In consultation with MSM community members, a banner was placed on the front pages of a national gay website and three Chinese MSM volunteer websites (http://www.aibai.com; http://www.gengle.net; http://www.hivolunt.com) two weeks prior to the commencement of the study. The banner was an advertisement for the study that read “Health check-up for gay men in Beijing and Urumqi.” Upon clicking the banner, users were directed to a web page with information about the study, including: the incentive offered for HIV testing (CNY 50, ∼USD $7 at the time of study); the addresses and phone numbers for the two participating local VCT clinics; directions to local VCT clinics; how to contact the research team; and the duration of the study. The two volunteers took phone calls from MSM who learned about the study and made appointments for individuals interested in participating.
Active Internet outreach
The two volunteers abstracted contact information for MSM in Beijing and Urumqi who had posted to three major national gay partner-seeking websites (http://www.pybk.net; http://www.gengle.net; http://www.boysky.com). Information abstracted from these three websites included nicknames, age, current residence, permanent residence, and contact information, including mobile phone numbers, QQ number (instant messaging software, Tencent, China), and email address. The volunteers then used a standardized script to reach out via mobile phone, QQ and e-mail:
Hello. We are volunteers with the Chinese Center for Disease Control and Prevention (CDC). We are doing a health check for gay men at *** (a local CDC VCT clinic). We got your contact number from *** (a gay website). We would like to invite you to participate in this health check, and we provide free testing for HIV and syphilis. We will offer free condoms, lubricant and 50 Chinese Yuan (∼US $7) as a reimbursement for your time.
The volunteers answered questions and booked appointments for those who wished to receive the health check.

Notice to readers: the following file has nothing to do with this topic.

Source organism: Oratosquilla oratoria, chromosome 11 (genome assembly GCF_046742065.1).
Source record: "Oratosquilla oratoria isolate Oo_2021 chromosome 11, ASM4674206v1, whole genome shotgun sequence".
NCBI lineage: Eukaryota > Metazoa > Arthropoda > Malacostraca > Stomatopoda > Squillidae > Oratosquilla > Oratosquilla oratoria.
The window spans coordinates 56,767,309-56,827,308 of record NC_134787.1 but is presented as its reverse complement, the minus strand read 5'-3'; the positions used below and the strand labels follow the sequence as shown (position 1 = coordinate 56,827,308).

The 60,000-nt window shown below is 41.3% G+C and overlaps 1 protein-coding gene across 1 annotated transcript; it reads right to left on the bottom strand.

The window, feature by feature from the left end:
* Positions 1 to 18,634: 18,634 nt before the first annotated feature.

The trained community MSM volunteers also chatted with MSM via a Xinjiang-based gay online chatroom (http://www.xj169.com, now defunct). In the chatroom, users can choose to talk to all those logged in, or to specific individuals. Every 5 minutes, the volunteers manually posted the same sentence that all men in the chat room could see:
Hi. We are from the Chinese CDC. We are doing a health-check for gay men in *** (a local CDC VCT clinic). You can get free HIV test, condoms and lubricant and 50 Chinese RMB worth of reimbursement. Please add our QQ *** or call us at *** or send us an email at*** if you are interested!
If someone showed interest by initiating a chat, the volunteer would answer their questions in the chat room. Individuals could also make contact later via QQ or email.
Eligible participants included men aged 18 or older who had had sex with another man or who expressed the desire to have sex with another man.
Interview, testing and counseling
All MSM who expressed an interest in participating in the study were invited to attend a local VCT clinic in either Beijing or Urumqi for HIV testing. In Beijing, referrals were made to the Xicheng District Center for Disease Control and Prevention (CDC). In Urumqi, referrals were made to the Xinjiang Uighur Autonomous Region CDC.